Sign of the Unicorn: Continues Corwin’s swiftly moving adventure

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fantasy book reviews science fiction book reviewsSign of the Unicorn by Roger ZelaznySign of the Unicorn by Roger Zelazny

The usual warning: Review contains spoilers for previous book.

Sign of the Unicorn is the third novel in Roger Zelazny’s CHRONICLES OF AMBER. At the end of the previous novel, The Guns of Avalon, Corwin finally got what he wanted: Eric off the throne. Corwin is now the regent of Amber by legitimate claim and he holds the Jewel of Judgment which has powers over the weather and, as Corwin learns, other powers that may be dangerous to its owner.

You’d think that things might now be easy for Corwin, but not so. The forces of Chaos are crossing into Amber from the shadow worlds, and they must be stopped. But Corwin’s most immediate concern is treachery from his scheming siblings. One of them has just been murdered and someone is trying to frame Corwin. During the fallout, other murder attempts occur. It’s clear that Corwin is not safe as long as his siblings are alive, but he doesn’t know which of them he can trust. During his interactions with them he learns a lot of the history that he has been unaware of while spending centuries on Earth without his memory of Amber. These stories slow the action but serve to enlighten us further about Amber, the Shadow worlds, how the trumps and the pattern work, the alliances between the siblings, how Corwin lost his memories, and what may have happened to their father Oberon. Of course, Corwin knows that some of his siblings may not be telling him the truth… Looking for guidance, Corwin visits Tir-na Nog’th, the city of moonlight. Instead of the answers he wants, he receives ominous visions which suggest that the real truth is even more frightening than the petty sibling rivalries Corwin has been dealing with.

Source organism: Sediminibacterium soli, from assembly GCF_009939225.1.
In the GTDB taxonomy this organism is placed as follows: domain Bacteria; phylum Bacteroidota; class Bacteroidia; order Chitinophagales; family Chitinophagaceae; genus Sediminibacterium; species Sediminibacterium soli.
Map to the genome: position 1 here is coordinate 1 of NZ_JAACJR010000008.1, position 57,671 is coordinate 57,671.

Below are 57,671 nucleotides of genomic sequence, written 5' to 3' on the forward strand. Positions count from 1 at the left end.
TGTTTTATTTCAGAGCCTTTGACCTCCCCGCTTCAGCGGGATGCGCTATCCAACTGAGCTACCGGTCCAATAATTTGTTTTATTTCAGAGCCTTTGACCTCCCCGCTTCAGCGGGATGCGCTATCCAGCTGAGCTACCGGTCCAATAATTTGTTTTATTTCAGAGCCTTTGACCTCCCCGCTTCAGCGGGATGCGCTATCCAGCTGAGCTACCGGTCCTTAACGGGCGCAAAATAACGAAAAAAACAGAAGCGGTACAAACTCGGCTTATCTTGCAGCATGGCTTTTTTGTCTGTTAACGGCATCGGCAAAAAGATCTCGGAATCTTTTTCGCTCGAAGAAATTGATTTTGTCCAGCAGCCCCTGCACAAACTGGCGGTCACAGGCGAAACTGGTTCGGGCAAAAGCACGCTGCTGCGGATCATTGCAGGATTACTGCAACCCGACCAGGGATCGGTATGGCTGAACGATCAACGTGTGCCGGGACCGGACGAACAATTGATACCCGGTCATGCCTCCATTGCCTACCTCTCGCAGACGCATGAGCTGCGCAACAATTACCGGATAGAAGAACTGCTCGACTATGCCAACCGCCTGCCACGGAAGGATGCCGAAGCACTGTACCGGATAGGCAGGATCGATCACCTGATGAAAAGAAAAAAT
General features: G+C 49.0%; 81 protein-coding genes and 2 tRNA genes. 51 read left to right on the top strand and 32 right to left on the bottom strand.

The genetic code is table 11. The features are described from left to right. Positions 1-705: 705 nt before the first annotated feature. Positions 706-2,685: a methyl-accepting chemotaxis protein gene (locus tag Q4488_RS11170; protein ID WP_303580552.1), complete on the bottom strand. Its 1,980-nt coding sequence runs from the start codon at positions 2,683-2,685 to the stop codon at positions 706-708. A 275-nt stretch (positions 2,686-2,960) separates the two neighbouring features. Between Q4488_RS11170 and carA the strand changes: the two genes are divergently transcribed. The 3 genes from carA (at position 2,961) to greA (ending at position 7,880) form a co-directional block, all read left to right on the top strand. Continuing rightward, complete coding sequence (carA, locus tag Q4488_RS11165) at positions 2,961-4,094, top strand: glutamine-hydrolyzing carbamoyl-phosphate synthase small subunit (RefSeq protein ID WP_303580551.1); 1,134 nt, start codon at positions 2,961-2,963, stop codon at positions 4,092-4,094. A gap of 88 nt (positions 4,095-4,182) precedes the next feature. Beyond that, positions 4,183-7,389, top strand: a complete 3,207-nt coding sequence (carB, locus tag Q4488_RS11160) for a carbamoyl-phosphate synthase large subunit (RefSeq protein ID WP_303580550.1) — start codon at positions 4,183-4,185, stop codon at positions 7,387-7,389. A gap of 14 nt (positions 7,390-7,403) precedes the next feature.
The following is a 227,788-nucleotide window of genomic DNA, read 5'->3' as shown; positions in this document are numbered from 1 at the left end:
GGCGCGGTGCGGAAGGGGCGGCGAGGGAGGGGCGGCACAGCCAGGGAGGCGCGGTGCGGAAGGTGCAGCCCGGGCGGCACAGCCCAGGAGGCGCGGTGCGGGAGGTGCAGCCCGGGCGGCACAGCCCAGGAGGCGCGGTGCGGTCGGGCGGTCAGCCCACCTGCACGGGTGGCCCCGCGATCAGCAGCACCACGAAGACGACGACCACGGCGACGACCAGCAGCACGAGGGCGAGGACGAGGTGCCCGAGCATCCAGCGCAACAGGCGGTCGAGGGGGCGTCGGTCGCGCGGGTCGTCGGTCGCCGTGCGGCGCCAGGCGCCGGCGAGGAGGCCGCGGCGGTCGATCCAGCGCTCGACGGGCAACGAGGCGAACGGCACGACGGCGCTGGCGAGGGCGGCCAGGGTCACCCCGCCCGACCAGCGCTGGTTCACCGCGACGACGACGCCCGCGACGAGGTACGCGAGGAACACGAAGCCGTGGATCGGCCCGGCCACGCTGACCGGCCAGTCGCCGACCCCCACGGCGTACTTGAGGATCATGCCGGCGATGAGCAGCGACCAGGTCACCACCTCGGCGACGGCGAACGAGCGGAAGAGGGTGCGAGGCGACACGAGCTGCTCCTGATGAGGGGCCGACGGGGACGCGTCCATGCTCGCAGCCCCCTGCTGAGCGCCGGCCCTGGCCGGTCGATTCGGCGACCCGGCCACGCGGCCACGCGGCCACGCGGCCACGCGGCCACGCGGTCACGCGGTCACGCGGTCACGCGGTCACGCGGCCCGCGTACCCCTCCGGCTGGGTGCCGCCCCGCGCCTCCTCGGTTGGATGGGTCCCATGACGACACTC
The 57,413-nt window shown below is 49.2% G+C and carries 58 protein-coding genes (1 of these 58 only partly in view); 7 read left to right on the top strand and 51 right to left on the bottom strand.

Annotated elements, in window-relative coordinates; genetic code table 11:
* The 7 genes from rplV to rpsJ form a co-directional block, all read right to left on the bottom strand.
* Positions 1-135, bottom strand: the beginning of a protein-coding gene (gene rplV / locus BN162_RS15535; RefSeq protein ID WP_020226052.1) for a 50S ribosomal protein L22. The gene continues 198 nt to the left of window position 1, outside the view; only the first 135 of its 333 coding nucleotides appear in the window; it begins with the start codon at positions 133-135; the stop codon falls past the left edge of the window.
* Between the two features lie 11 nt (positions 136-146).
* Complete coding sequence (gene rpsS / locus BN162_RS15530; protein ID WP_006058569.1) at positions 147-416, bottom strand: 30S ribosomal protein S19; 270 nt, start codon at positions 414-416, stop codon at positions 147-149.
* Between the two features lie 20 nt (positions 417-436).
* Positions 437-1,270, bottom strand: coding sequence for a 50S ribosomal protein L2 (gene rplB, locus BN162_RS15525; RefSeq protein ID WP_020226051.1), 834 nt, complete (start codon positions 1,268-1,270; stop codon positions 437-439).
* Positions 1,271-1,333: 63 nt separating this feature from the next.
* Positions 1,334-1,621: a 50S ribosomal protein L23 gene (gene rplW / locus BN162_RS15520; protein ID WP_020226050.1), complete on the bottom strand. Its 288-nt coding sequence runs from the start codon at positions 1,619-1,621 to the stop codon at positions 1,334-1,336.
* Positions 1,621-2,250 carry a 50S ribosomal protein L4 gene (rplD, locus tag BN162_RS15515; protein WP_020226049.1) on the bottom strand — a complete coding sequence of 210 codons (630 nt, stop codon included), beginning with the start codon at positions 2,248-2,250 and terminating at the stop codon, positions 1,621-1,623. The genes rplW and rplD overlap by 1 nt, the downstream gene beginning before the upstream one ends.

fantasy book reviews science fiction book reviewsSign of the Unicorn continues Corwin’s swiftly moving adventure. Things slow down a bit during this installment while the siblings tell their stories, but there are lots of revelations and plot twists to make up for that. One thing that’s lacking in these stories, so far, is a sense of what Amber is like beyond of the realm of the royal family. We see very few people who aren’t related to Corwin — not even household servants. The story is so focused on the family intrigue that we really don’t get to know Amber outside that context, which is somewhat disappointing.

Sign of the Unicorn definitely doesn’t stand alone — you need to read the previous books, Nine Princes in Amber and The Guns of Avalon, first — and after the final revelation in Sign of the Unicorn, you won’t be able to stop there either, so plan to have the fourth book, The Hand of Oberon, ready. In fact, go ahead and get the fifth book, The Courts of Chaos, because the end of The Hand of Oberon is a doozy, too.

I read the entire CHRONICLES OF AMBER twenty years ago and am re-reading them now that they’ve been produced by Audible Frontiers. Each installment is rather short (only 5 or 6 hours on audio) which was usual for fantasy novels published back in 1970. Some of them had been previously serialized before being released in book form. The AMBER CHRONICLES are short and entertaining, but the length of each volume is something I’d consider when deciding whether or not to spend an Audible credit on them, especially since there are 10 books in the series (divided into two ARC). They are relatively inexpensive, though, and they’re certain to show up in Audible’s frequent sales. Alessandro Juliani does a great job with the narration — I really like him.


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KAT HOOPER, who started this site in June 2007, earned a Ph.D. in neuroscience and psychology at Indiana University (Bloomington) and now teaches at the University of North Florida. When she reads fiction, she wants to encounter new ideas and lots of imagination. She wants to view the world in a different way. She wants to have her mind blown. She loves beautiful language and has no patience for dull prose, vapid romance, or cheesy dialogue. She prefers complex characterization, intriguing plots, and plenty of action. Favorite authors are Jack Vance, Robin Hobb, Kage Baker, William Gibson, Gene Wolfe, Richard Matheson, and C.S. Lewis.

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